Improved Performance Measures Could Enhance Oversight of Dispute Resolution
GAO-14-390: Published: Aug 25, 2014. Publicly Released: Sep 24, 2014.
What GAO Found
From 2004 through 2012, the number of due process hearings—a formal dispute resolution method and a key indicator of serious disputes between parents and school districts under the Individuals with Disabilities Education Act (IDEA)— substantially decreased nationwide as a result of steep declines in New York, Puerto Rico, and the District of Columbia. Officials in these locations largely attributed these declines to greater use of mediation and resolution meetings—methods that IDEA requires states to implement. Despite the declines, officials in these locations said that higher rates of hearings persisted because of disputes over private school placements or special education services. GAO did not find noteworthy trends in the use of other IDEA dispute resolution methods, including state complaints, mediation, and resolution meetings. States and territories reported on GAO's survey that they used mediation, resolution meetings, and other methods they voluntarily implemented to facilitate early resolution of disputes and to avoid potentially adversarial due process hearings.
Due Process Hearings in New York, Puerto Rico, the District of Columbia, and Other States and Territories, 2004-2012
States, territories, and other stakeholders generally reported on GAO's survey or in interviews that alternative methods are important to resolving disputes earlier. Some stakeholders cited the potential of these methods to improve communication and trust between parents and educators. Some state officials said that a lack of public awareness about the methods they have voluntarily implemented was a challenge to expanding their use, but they were addressing this with various kinds of outreach, such as disseminating information through parent organizations.
The Department of Education (Education) uses several measures to assess states' performance on dispute resolution but lacks complete information on timeliness and comparable data on parental involvement. Education requires all states to report the number of due process hearing decisions that were made within 45 days or were extended; however, it does not direct states to report the total amount of time that extensions add to due process hearing decisions. Similarly, Education collects data from states on parental involvement—a key to dispute prevention—but does not require consistent collection and reporting, so the data are not comparable nationwide. Leading performance measurement practices state that successful performance measures should be clearly stated and provide unambiguous information. Without more transparent timeliness data and comparable parental involvement data, Education cannot effectively target its oversight of states' dispute resolution activities.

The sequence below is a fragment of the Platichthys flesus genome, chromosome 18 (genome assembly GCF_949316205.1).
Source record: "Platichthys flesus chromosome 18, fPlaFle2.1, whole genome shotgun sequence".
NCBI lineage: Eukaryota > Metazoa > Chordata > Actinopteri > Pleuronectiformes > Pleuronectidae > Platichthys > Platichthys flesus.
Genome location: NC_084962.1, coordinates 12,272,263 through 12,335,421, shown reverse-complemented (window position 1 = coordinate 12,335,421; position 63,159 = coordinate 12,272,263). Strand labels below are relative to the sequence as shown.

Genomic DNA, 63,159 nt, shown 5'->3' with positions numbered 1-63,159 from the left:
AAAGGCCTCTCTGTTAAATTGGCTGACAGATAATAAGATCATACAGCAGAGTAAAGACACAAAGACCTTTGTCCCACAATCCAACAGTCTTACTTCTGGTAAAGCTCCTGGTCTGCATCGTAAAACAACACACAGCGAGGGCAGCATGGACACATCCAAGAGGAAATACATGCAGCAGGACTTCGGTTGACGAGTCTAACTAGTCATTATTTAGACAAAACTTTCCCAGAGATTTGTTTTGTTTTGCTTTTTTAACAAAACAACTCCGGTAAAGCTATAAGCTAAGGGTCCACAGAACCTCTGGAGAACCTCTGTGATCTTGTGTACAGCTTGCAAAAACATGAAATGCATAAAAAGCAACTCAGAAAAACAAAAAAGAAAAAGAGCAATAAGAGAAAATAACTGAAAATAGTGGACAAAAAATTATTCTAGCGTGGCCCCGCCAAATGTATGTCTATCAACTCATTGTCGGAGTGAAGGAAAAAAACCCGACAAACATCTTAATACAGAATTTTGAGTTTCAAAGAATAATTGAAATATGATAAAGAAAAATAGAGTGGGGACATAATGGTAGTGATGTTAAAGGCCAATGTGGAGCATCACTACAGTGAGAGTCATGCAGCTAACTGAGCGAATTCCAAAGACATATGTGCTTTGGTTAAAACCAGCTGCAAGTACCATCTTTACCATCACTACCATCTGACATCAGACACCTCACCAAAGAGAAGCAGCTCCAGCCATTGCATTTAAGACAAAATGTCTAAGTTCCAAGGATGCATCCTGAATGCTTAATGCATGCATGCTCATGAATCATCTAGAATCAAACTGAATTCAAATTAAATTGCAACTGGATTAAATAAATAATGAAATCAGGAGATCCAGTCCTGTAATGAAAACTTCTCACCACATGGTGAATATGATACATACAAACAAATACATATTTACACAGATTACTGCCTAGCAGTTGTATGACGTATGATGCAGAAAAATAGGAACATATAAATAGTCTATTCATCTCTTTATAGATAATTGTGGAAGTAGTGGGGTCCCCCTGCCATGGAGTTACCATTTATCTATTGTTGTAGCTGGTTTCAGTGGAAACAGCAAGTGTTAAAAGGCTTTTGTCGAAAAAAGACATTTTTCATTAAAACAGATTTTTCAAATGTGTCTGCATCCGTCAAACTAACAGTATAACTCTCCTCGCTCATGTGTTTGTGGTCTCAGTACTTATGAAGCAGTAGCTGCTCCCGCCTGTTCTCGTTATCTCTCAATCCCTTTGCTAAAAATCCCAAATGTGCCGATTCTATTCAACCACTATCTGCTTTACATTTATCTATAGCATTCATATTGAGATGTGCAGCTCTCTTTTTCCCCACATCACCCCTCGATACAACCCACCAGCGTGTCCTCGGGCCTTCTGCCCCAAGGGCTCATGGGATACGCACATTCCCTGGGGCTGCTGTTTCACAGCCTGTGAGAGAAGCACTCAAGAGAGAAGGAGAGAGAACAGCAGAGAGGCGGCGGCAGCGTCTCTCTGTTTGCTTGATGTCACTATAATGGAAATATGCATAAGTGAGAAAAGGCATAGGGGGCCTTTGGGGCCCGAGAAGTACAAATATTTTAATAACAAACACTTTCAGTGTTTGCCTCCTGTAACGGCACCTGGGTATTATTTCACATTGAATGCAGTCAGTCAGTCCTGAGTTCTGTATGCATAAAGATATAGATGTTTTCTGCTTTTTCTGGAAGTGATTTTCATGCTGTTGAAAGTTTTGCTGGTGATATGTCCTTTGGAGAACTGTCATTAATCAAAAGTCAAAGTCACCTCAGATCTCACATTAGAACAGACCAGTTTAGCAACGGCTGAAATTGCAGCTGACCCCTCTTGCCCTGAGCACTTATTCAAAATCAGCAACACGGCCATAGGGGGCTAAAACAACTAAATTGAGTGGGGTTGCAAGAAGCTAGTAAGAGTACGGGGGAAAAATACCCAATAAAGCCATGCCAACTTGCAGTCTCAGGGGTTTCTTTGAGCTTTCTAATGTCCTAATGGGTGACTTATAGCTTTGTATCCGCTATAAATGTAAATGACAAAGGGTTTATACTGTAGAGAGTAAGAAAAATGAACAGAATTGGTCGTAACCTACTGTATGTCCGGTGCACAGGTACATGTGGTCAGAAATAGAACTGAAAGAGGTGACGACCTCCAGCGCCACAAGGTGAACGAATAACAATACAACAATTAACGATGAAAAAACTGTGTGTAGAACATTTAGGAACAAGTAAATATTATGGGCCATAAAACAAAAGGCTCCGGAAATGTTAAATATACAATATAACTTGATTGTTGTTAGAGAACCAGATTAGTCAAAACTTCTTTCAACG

Why GAO Did This Study
States receiving IDEA funds must ensure that a free appropriate public education is made available to all children with disabilities, and IDEA has long incorporated formal methods to resolve disputes between parents and school districts. The 2004 reauthorization of IDEA expanded the availability of alternative dispute resolution by broadening the use of voluntary mediation and requiring resolution meetings prior to due process hearings. GAO was asked to examine the use of dispute resolution methods since 2004. In this report GAO (1) examines recent trends in dispute resolution methods, (2) reports stakeholders' views on alternative methods, and (3) assesses Education's related performance measures for states. GAO analyzed federal dispute resolution data from 2004 to 2012, conducted a national survey, compared Education's performance measures to leading practices, and interviewed Education officials and stakeholders selected for their knowledge of dispute resolution.
What GAO Recommends
GAO recommends that Education improve measures for overseeing states' dispute resolution performance, including more transparent data on due process hearing decisions and comparable parental involvement data. Education neither agreed nor disagreed with the recommendations and proposed alternative actions. GAO does not believe these proposals will address the weaknesses in Education's performance measures and continues to believe the recommendations remain valid.
For more information, contact Jacqueline M. Nowicki at (617) 788-0580 or firstname.lastname@example.org.
Recommendations for Executive Action